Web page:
Revisiting the Olympus MFT System – Part 4

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The other parts of the “Revisiting the Olympus MFT System” series can be found below:

Controlled testing of the OM-D E-M1?
Continuing on from my previous post I had to go back to the LCE store to re-test the camera. It took a few days (as they had sold their only E-M1) but fortunately for me when I went back to the LCE Silver Street store on Friday they had had another OM-D E-M1 delivered and it was ready for me to do some test shots. Lee got the camera out of the case, handed it to me and I inserted my test card.

This time I set the white balance to Auto set the lowest ISO which is 200 on this camera – I could have sworn it was 100 but this appears to be an extended setting as opposed to the base ISO – never mind. So I started to shoot test shots from 200 upwards and unusually for me I could do this without taking my eye of the viewfinder, this bodes well as this is not something I normally do. At first I could not get the camera to autofocus so the first two shots were out of focus, eventually I remembered the manual focus clutch mechanism at the front of the lens; once this was moved back to the “auto” position we had a working autofocus system again. So there I was taking pictures at each setting when I remembered when I got to ISO 3200 about setting the camera to RAW. Arrgghh!

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So after a quick jump to the menus and turning on the RAW + JPEG setting I counted my test shots this time starting at high ISO (3200) and went downwards until I go to ISO 200 again. I had to do this quickly as the low battery setting was blinking red.

Just a side not here; when selecting a JPG quality in the menus (with or without RAW) it isn’t obvious which of them gives you the highest quality and at first I wasn’t sure that I had picked the correct one. I’m not sure who in Olympus designed the menu system, it is horrendous and could put potential users off with its overly complex structure. Frequently used settings are buried, most of the labelling is cryptic at best and some of the options are not in the menus you expect. There seems to be a difference of opinion on where some of these settings should go, all of the other camera manufacturers put them in one place but Olympus puts them somewhere else – go and see the Potato episode of Blackadder II. With all that said it appears that I did pick the correct option.

Edmund Blackadder: Look, there’s no need to panic. Someone in the crew will know how to steer this thing.
Captain Rum: The crew, milord?
Edmund Blackadder: Yes, the crew.
Captain Rum: What crew?
Edmund Blackadder: I was under the impression that it was common maritime practice for a ship to have a crew.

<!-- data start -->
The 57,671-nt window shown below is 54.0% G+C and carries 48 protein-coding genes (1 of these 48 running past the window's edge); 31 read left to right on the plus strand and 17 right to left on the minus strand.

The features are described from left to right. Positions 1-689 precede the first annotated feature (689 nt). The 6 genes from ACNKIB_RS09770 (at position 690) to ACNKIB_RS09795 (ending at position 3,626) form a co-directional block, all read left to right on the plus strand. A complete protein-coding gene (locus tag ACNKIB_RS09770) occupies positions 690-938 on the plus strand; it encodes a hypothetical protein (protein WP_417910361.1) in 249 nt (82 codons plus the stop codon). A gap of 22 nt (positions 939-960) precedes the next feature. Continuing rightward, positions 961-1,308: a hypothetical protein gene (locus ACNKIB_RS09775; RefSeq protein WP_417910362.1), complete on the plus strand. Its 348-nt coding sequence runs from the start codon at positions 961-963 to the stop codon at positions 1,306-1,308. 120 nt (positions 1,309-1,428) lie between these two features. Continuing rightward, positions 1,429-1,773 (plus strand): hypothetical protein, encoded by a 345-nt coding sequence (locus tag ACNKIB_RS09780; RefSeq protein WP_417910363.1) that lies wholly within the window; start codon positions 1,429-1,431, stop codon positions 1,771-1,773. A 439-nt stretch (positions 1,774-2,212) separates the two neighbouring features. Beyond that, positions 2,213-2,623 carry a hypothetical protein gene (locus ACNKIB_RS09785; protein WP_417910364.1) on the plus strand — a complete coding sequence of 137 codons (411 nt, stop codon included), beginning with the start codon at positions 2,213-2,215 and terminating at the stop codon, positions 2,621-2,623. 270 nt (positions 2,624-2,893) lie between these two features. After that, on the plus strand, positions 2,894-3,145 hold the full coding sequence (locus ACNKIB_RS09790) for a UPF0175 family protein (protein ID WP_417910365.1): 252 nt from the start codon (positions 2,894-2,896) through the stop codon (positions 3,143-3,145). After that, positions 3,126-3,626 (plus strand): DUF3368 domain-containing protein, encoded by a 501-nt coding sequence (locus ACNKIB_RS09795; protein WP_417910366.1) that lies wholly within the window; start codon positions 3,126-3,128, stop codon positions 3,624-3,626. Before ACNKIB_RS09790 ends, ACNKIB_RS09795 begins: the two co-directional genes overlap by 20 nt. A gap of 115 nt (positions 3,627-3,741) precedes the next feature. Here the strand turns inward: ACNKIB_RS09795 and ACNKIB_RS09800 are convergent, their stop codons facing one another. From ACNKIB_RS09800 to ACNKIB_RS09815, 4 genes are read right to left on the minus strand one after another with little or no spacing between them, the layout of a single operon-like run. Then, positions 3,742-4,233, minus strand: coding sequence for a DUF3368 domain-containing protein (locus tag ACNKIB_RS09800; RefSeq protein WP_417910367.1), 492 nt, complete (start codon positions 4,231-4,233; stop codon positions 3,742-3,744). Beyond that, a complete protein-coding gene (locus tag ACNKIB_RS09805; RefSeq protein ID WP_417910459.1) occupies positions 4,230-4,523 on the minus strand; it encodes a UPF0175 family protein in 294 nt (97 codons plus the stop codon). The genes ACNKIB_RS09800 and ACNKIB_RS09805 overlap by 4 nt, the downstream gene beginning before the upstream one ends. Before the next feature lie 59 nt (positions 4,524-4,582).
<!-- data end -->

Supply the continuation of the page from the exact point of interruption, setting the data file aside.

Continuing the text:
Captain Rum: Opinion is divided on the subject.
Edmund Blackadder: Oh, really? [starting to get the picture]
Captain Rum: Yahs. All the other captains say it is; I say it isn’t.
Edmund Blackadder: Oh, God; Mad as a brush.

I had a quick look at the JPGs on my work computer and I had to say they were very nice and the built-in noise reduction in the JPG files was very nice. Needless to say I decided that the ISO performance was acceptable and very good from inside a dingy Photographic retail shop (it wasn’t much nicer outside either). In fact I went to the shop after work and put down a deposit on the 40-150 f2.8 PRO Zukio lens that won’t be available until late November – I think that I am the second person to put down a deposit on this lens.

That night I had a look at the RAW files in Lightroom and this confirmed my earlier opinions, although I will need to apply some noise reduction on the higher ISO pictures. In fact, if you are a low light shooter you might be better off with a camera that has a larger sensor (i.e. Nikon D750 or Sony A7). I’m not normally at such high ISO settings so this shouldn’t be a problem for me. I also had a look at shots from other photographers on the web at various ISO settings and they all looked very good so I think that for me this is a non issue. This coupled with the very good Olympus glass (PRO lens line up and the fast primes) means for me that this is a good system to invest in.

Now you might ask why I didn’t get the OM-D E-M1 at this point – there are three reasons:

  1. Even though there is a free grip offer on at the moment as well as some cash-back (see reason 2), the Lincoln Photo and Optics show is only a few weeks away and I might get an even better show deal on the day. Last year’s offers on the OM-D E-M1 were very good; I might get a free battery or lens cloth or something else.
  2. If you purchase the camera and then a lens within 30 days after the purchase, you get £150 cash-back. I would like to use the cash-back on the 40-150mm f2.8 lens if possible. The lens isn’t out until late November, I therefore need to purchase the camera no more than 30 days before this, preferably in November, the show is on the 5th so is the most obvious time to purchase it.
  3. Funds – Although I now have the proceeds from the sale of the Panasonic gear (that I didn’t want), I am still waiting for the refund from Panasonic which should be in my account next week sometime.

So there you have it – decision made. I just need to wait😦